Incidence of childhood cancer in Latin America and the Caribbean: coverage, patterns, and time trends

De Paula Silva et al.


To provide a comprehensive overview of geographical patterns (2001–2010) and time trends (1993–2012) of cancer incidence in children aged 0–19 years in Latin America and the Caribbean (LAC) and interpret the findings in the context of global patterns.


Geographical variations in 2001–2010 and incidence trends over 1993–2012 in the population of LAC younger than 20 years were described using the database of the third volume of the International Incidence of Childhood Cancer study containing comparable data. Age-specific incidence per million person-years (ASR) was calculated for population subgroups and age- tandardized (WSR) using the world standard population.


Overall, 36 744 unique cases were included in this study. In 2001–2010 the overall WSR in age 0–14 years was 132.6. The most frequent were leukemia (WSR 48.7), central nervous system neoplasms (WSR 23.0), and lymphoma (WSR 16.6). The overall ASR in age group 15–19 years was 152.3 with lymphoma ranking first (ASR 30.2). Incidence was higher in males than in females, and higher in South America than in Central America and the Caribbean. Compared with global data LAC incidence was lower overall, except for leukemia and lymphoma at age 0– 4 years and the other and unspecified tumors at any age. Overall incidence at age 0–19 years increased by 1.0% per year (95% CI [0.6, 1.3]) over 1993–2012. The included registries covered 16% of the population aged 0–14 years and 10% of the population aged 15–19 years.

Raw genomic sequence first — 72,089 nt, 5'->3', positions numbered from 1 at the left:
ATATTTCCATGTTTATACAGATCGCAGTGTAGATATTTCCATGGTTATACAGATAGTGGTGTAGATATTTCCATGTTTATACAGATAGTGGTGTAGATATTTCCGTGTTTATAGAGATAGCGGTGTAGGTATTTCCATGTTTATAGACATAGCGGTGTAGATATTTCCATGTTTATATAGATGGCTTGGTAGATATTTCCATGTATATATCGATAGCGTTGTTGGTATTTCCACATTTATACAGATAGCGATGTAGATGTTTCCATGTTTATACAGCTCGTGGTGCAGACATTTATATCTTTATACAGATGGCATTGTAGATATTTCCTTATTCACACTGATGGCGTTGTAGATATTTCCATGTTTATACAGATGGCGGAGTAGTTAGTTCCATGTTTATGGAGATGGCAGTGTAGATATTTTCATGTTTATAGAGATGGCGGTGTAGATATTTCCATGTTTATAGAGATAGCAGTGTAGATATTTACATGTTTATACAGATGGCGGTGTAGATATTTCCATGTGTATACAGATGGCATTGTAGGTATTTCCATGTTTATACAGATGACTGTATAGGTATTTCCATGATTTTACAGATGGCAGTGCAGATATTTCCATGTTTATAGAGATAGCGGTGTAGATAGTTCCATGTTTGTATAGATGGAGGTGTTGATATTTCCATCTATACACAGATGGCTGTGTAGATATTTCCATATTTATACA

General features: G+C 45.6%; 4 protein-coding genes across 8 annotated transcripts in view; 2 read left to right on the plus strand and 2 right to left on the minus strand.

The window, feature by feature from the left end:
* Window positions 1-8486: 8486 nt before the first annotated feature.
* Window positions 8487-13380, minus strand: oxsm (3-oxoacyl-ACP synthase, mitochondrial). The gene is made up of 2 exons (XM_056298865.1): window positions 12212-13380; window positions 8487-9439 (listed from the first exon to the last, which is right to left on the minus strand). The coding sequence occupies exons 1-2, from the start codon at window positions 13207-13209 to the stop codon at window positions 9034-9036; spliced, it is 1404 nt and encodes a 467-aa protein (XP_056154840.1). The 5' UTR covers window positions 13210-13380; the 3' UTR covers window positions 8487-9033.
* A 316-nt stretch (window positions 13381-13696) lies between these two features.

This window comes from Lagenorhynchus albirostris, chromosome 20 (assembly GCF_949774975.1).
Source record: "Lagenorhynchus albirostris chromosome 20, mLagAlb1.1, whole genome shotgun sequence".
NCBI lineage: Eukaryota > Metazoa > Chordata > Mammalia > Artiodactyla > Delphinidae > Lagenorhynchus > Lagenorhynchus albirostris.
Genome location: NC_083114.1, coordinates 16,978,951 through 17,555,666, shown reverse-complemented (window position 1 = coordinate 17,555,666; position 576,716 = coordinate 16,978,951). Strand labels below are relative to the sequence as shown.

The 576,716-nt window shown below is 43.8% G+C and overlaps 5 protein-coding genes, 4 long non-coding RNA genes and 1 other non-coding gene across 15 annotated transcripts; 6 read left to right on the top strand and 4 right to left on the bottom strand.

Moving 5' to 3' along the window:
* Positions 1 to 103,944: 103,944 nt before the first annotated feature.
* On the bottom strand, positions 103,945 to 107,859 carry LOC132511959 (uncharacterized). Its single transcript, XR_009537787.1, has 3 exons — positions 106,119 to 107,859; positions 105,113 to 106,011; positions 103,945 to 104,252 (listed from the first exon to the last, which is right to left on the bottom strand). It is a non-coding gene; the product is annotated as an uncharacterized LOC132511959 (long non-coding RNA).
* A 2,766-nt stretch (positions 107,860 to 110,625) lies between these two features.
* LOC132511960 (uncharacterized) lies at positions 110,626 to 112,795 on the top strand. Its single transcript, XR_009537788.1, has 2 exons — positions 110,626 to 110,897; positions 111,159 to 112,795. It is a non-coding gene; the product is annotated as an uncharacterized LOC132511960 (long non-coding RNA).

The observed patterns provide a baseline to assess the status and evolution of childhood cancer occurrence in the region. Extended and sustained support of cancer registration is required to improve representativeness and timeliness of data for childhood cancer control in LAC.

Related information

Press release about this article
International Agency for Research on Cancer
Infographic: Childhood cancer in Latin America and the Caribbean compared with the world


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